The nursing workforce may face a deficit of 285,000 registered nurses by 2020, with the shortage growing to 500,000 by 2025 if there is no letup in demand, according to a national study released at a news conference in Washington.
A shortage of this magnitude could cripple healthcare quality, access and safety for millions of patients, said Peter Buerhaus, director of the Center for Interdisciplinary Health Workforce Studies at Vanderbilt University Medical Center in Nashville and co-author of The Future of the Nursing Workforce in the United States: Data, Trends and Implications.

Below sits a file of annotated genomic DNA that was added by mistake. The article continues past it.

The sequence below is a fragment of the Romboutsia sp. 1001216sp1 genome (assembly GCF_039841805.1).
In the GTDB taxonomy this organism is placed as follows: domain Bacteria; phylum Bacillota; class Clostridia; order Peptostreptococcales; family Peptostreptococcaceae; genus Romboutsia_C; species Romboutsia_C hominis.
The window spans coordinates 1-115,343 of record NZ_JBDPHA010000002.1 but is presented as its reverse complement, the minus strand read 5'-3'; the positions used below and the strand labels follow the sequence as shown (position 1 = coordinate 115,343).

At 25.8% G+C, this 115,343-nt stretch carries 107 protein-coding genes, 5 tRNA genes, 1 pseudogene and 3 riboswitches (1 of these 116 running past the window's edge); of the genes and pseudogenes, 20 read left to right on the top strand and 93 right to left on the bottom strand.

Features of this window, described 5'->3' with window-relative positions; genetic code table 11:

Compounding this problem is the fact that many nurses are among the 78 million baby boomers who will reach age 65 over the next two decades, Buerhaus said. Currently, the average age of a nurse is 43.7 years, but by 2012, the projection is most registered nurses will be over age 50, he said.
The shortage will have a negative impact on the economy, and also has implications for healthcare reform, Buerhaus said. Some leaders advocate health coverage for all 47 million uninsured, a goal that will be difficult to achieve if theres a major nursing shortage, he said. -- by Jennifer Lubell